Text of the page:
"There are hardships worked in any administration," Bob pointed out.

Amy looked at him slowly.

"You don't believe that in this case," she pronounced at last.

"Then Pollock will perjure himself," suggested Bob, to try her.

"And if he has friends worth the name, they'll perjure themselves, too!" cried Amy boldly. "They'll establish an alibi, they'll invent a murderer for Plant, they'll do anything for a man as persecuted and hunted as poor George Pollock!"

"Heavens!" returned Bob, genuinely aghast at this wholesale programme. "What would become of morals and honour and law and all the rest of it, if that sort of thing obtained?"

"Law?" Amy caught him up. "Law? It's become foolish. No man lives capable of mastering it so completely that another man cannot find flaws in his best efforts. Reuf and Schmitz are guilty--everybody says so, even themselves. Why aren't they in jail? Because of the law. Don't talk to me of law!"

"But how about ordinary mortals? You can't surely permit a man to lie in a court of justice just because he thinks his friend's cause is just!"

"I don't know anything about it," sighed Amy, as though weary all at once, "except that it isn't right. The law should be a great and wise judge, humane and sympathetic. George Pollock should be able to go to that judge and say: 'I killed Plant, because he had done me an injury for which the perpetrator should suffer death. He was permitted to do this because of the deficiency of the law.' And he should be able to say it in all confidence that he would be given justice, eternal justice, and not a thing so warped by obscure and forgotten precedents that it fits nothing but some lawyer's warped notion of logic!"

"Whew!" whistled Bob, "what a lady of theory and erudition it is!"

Amy eyed him doubtfully, then smiled.

"I'm glad you happened along," said she. "I feel better. Now I believe I'll be able to do something with my biscuits."

"I could do justice to some of them," remarked Bob, "and it would be the real thing without any precedents in that line whatever."

"Come around later and you'll have the chance," invited Amy, again addressing herself to the stove.

Still smiling at this wholesale and feminine way of leaping directly to a despotically desired ideal result, Bob took the trail to his own camp. Here he found Jack Pollock poring over an old illustrated paper.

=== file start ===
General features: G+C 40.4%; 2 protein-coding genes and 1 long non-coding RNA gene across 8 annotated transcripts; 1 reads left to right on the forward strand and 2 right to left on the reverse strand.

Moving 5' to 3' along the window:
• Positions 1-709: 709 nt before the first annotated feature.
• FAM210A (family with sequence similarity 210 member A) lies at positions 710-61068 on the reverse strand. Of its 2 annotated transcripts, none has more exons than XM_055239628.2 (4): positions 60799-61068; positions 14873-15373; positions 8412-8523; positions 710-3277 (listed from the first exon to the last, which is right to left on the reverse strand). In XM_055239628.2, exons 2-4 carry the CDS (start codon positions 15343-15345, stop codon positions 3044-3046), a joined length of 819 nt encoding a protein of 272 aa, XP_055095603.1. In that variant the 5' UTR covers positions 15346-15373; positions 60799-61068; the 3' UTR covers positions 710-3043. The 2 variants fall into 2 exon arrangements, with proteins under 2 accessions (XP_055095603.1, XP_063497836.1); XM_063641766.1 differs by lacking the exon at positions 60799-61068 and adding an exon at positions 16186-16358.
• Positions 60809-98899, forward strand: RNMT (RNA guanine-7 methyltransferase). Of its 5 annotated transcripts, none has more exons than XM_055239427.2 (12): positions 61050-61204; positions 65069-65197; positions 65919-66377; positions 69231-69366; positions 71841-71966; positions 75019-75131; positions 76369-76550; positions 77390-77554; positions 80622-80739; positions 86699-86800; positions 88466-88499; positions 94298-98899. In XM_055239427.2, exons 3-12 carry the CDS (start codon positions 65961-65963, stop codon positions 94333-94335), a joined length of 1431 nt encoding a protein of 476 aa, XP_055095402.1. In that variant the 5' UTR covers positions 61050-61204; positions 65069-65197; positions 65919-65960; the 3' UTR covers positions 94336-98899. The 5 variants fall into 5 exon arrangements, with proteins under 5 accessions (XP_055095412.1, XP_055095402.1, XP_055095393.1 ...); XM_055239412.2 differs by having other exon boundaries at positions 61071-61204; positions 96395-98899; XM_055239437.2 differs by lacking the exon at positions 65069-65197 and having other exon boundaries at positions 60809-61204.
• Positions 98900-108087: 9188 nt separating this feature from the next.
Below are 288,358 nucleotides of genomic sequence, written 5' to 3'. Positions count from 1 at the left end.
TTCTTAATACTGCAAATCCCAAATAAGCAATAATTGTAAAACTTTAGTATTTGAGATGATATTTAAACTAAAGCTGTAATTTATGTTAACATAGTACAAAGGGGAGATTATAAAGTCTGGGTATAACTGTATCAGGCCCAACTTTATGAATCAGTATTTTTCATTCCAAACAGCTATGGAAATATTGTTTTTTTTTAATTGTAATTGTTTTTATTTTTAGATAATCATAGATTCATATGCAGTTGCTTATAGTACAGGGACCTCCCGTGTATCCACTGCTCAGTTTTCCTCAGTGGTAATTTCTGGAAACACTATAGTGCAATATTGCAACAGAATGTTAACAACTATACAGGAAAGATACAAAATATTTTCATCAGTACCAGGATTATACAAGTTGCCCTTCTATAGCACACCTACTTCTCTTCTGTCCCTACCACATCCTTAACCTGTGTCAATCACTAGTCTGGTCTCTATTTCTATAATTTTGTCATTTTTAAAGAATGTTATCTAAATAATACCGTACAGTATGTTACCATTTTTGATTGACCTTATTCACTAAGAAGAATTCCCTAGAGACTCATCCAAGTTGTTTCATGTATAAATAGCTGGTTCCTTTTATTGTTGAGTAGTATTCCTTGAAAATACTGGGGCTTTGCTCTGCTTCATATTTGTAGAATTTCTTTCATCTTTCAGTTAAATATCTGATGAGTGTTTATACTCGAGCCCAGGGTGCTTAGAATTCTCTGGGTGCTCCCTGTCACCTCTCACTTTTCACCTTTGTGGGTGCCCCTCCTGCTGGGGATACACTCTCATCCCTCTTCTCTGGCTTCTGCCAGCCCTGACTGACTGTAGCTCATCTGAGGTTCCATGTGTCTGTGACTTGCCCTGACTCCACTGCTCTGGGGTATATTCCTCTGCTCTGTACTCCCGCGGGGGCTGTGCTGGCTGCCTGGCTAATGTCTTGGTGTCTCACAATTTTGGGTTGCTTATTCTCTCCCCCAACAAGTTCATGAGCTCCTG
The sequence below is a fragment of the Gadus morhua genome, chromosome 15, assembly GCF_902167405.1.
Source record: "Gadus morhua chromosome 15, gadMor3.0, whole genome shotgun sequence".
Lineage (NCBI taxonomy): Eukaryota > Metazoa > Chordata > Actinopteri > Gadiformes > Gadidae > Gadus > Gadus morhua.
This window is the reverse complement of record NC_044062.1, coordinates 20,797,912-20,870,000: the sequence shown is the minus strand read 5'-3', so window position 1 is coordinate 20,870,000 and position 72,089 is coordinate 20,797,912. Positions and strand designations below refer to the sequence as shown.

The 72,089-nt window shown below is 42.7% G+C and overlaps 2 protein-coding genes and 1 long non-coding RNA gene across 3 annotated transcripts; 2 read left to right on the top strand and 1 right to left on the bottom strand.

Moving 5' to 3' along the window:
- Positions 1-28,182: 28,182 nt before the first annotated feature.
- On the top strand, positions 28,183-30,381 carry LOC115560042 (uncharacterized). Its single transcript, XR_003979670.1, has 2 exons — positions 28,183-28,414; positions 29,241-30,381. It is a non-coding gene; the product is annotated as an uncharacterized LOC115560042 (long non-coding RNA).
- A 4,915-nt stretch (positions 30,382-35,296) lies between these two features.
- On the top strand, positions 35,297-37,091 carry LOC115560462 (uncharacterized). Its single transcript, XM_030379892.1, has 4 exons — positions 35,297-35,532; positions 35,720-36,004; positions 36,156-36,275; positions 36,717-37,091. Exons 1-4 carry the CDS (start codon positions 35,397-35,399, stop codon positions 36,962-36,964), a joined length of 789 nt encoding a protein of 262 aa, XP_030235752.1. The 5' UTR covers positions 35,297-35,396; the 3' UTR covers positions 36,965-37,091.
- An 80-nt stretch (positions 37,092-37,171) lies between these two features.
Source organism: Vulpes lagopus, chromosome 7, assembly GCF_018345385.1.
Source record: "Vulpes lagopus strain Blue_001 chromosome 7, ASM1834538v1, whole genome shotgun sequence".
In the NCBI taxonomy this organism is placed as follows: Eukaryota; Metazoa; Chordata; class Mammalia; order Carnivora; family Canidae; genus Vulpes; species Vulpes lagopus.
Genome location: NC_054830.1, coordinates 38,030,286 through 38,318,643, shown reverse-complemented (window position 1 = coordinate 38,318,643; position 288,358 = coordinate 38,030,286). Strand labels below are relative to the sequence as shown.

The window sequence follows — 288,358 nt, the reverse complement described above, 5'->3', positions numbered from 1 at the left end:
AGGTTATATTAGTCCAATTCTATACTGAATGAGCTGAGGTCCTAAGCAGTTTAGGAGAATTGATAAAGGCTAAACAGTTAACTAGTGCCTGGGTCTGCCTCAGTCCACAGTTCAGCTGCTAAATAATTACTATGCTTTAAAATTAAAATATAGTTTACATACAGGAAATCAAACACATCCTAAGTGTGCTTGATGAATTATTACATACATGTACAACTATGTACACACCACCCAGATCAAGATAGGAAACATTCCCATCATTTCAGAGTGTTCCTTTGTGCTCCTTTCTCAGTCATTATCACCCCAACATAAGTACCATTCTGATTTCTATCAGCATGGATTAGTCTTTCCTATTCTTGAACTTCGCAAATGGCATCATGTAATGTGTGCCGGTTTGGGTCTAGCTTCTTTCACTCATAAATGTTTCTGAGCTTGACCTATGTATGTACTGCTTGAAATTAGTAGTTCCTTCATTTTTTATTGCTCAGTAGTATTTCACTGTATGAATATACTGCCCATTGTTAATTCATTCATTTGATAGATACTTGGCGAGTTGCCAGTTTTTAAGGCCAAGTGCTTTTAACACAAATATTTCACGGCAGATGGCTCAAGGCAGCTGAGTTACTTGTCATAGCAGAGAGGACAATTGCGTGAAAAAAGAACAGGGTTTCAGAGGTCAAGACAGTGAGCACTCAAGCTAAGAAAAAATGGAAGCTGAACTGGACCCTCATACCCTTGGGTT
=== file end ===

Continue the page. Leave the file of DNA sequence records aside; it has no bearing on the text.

"Hullo, Jack!" he called cheerfully. "Not out on duty, eh?"

"I come in," said Jack, rising to his feet and folding the old paper carefully. He said nothing more, but stood eyeing his colleague gravely.

"You want something of me?" asked Bob.

"No," denied Jack, "I don't know nothing I want of you. But I was told to come and get a piece of paper and maybe some money that a stranger was goin' to leave by our chimbley. It ain't there. You ain't seen it, by any chance?"

"It may have got shoved among some of my things by mistake," replied Bob gravely. "I haven't had a chance of looking. I'm just in from the Basin." At these last words he looked at Jack keenly, but that young man's expression remained inscrutable. "I'll look when I get back," he continued after a moment; "just now I've got to ride over to the mill to see Mr. Welton."

Jack nodded gravely.

"If you find them, leave them by the chimbley," said he. "I'm going to headquarters."

Bob rode to the mill. By the exercise of some diplomacy he brought the conversation to good lawyers without arousing Welton's suspicions that he could have any personal interest in the matter.

"Erbe's head and shoulders above the rest," said Welton. "He has half the business. He's for Baker's interests, and our own; and he's shrewd. Maybe you'll get into trouble yourself some day, Bob. Better send for him. He's the greatest criminal lawyer in the business."

Bob laughed heartily with his old employer. From Poole he easily obtained currency for his personal check of two hundred dollars. This would do to go on with for the time being. He wrote Erbe's name and address--in a disguised hand--on a piece of rough brown paper. This he wrapped around the money, and deposited by the alarm clock on the rough log mantelpiece of his cabin. The place was empty. When he had returned from his invited supper with the Thornes, the package had disappeared. He did not again catch sight of Jack Pollock, for next morning he started out on his errand to the north end.